The National Science Foundation
(NSF) and the National Institute of Environmental Health Sciences
(NIEHS), one of the National Institutes of Health, have announced funding for four joint Centers for Oceans and Human Health (COHH). The centers will be located at the University of Washington
, the University of Hawaii
, the Woods Hole Oceanographic Institution in Massachusetts
, and the University of Miami
The federal agencies expect to invest a combined total of $5 million annually for the next five years to support the four centers.
The centers will bring together experts in biomedical and oceanographic sciences for the first time to study the effects of harmful algal blooms, marine pathogens, and the oceans' vast potential for drug discovery. The combined expertise of the participants will accelerate the pace of scientific discovery, ranging from the development of new sensors for early warning systems to enhanced progress in finding novel compounds with pharmaceutical potential.
"The formation of this funding partnership demonstrates that NSF and NIEHS are addressing the current and future needs of a growing human population, one that is increasingly dependent upon the ocean's resources," said Arden Bement, acting director of NSF. "It also demonstrates NSF's commitment to bridging major interdisciplinary gaps in science, and among different parts of the research community."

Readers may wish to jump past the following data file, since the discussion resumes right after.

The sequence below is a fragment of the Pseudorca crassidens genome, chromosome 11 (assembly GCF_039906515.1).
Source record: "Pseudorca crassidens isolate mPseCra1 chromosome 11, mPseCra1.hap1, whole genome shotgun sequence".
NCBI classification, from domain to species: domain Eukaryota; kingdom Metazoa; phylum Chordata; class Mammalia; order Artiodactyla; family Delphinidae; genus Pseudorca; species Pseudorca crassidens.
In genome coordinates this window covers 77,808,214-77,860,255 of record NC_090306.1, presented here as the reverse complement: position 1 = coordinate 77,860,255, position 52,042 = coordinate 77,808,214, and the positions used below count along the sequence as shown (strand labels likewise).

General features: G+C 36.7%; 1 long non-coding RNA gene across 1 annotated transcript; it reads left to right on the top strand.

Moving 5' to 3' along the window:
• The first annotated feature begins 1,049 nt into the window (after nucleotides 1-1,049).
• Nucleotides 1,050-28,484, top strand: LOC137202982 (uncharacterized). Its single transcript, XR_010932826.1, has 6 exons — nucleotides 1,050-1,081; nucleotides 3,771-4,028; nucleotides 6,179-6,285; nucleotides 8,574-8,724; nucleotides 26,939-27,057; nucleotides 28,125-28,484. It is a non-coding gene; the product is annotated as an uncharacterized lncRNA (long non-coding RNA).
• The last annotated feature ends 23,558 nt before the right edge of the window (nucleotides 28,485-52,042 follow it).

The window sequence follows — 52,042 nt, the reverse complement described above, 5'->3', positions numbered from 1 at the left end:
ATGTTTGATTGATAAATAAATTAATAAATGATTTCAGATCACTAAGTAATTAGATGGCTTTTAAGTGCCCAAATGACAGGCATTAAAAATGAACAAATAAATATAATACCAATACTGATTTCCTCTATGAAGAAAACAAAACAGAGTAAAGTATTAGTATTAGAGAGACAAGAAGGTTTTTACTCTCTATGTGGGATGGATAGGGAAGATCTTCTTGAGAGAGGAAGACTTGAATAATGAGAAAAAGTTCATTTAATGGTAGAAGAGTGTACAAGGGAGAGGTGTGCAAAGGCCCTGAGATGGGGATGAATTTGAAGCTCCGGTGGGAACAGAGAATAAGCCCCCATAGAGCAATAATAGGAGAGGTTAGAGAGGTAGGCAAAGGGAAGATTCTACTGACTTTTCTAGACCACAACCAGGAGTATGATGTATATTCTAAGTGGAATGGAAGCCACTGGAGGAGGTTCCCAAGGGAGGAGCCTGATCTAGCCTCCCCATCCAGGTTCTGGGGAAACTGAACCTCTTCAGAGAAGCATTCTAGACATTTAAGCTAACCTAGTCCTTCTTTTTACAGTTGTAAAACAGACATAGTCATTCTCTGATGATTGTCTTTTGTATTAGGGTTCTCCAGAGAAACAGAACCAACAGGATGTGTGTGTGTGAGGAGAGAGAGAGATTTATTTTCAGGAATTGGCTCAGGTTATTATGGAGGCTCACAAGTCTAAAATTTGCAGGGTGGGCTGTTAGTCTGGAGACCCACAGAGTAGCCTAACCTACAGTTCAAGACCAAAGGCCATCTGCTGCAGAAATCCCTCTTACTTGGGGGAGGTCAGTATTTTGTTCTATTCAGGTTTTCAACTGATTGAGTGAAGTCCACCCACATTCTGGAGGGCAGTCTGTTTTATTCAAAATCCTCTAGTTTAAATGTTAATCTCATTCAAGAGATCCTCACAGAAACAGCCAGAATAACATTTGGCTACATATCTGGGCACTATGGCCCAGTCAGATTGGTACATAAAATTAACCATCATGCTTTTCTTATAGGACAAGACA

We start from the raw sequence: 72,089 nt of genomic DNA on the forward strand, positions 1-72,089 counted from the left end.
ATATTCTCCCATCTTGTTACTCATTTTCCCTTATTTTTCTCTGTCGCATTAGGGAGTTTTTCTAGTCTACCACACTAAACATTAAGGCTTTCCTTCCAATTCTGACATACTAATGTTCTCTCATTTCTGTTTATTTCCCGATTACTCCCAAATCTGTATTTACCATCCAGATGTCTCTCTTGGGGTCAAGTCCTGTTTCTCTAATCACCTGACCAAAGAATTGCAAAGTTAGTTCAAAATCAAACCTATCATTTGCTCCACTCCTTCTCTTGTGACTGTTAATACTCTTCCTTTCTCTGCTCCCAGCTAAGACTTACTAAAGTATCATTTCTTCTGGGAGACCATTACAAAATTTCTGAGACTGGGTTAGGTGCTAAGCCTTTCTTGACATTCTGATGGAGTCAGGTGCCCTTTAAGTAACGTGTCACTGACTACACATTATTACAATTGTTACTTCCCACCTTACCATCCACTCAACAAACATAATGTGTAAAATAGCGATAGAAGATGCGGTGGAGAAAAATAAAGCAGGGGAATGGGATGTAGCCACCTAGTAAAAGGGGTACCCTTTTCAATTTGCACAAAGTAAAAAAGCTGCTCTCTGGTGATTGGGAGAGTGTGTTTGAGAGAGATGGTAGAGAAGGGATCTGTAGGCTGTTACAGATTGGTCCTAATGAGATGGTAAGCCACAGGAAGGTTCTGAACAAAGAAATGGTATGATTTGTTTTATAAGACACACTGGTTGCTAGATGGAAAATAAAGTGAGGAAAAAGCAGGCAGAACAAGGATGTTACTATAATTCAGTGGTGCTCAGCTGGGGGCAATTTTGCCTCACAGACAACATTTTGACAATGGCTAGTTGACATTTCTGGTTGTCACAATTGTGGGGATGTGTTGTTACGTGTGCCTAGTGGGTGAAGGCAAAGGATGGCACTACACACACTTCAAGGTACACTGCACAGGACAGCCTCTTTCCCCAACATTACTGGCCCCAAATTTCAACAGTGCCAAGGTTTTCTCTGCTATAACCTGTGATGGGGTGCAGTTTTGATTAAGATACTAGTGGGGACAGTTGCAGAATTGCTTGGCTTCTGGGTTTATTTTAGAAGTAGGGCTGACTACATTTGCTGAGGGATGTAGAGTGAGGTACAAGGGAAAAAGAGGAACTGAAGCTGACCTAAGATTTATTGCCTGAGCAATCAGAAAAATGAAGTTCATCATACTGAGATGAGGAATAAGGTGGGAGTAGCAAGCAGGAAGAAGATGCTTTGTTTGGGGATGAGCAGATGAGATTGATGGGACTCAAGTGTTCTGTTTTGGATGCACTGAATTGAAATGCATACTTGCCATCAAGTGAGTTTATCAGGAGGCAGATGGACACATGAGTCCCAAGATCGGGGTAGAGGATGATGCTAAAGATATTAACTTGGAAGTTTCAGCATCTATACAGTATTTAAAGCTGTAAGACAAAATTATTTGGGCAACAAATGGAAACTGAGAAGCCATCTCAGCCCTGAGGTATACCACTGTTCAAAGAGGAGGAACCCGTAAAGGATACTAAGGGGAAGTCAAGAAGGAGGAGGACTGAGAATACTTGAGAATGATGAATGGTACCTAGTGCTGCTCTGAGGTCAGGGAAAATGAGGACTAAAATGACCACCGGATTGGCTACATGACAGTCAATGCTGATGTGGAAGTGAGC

Added Margaret Leinen, NSF assistant director for geosciences, "The new centers are a wonderful example of how basic research can focus on a topic of great practical significance. We look forward to the discoveries that will come from this program, and to the important new applications that will follow."
This effort, supported by the respective strengths of NSF and NIEHS in physical and biological sciences, said Leinen, highlights the capacity of federal research agencies to work together in a collaborative fashion and to leverage resources to support the highest quality interdisciplinary research.
"The NIEHS and the National Science Foundation support complementary sets of expertise that can be brought together in the study of oceans and human health," said Kenneth Olden, director of the NIEHS. "These federal agencies have joined forces in order to harmonize their corresponding strengths."
"Oceans have become conduits for a number of environmental threats to human health," said Olden. "At the same time, oceans harbour a diverse array of organisms that show great promise for providing new drugs to combat cancer and fight infectious diseases. In order to guard against health threats, and to take advantage of medicinal benefits that oceans might provide, the impact of oceans on human health must be more fully explored."
The four centers, their directors, and programs are: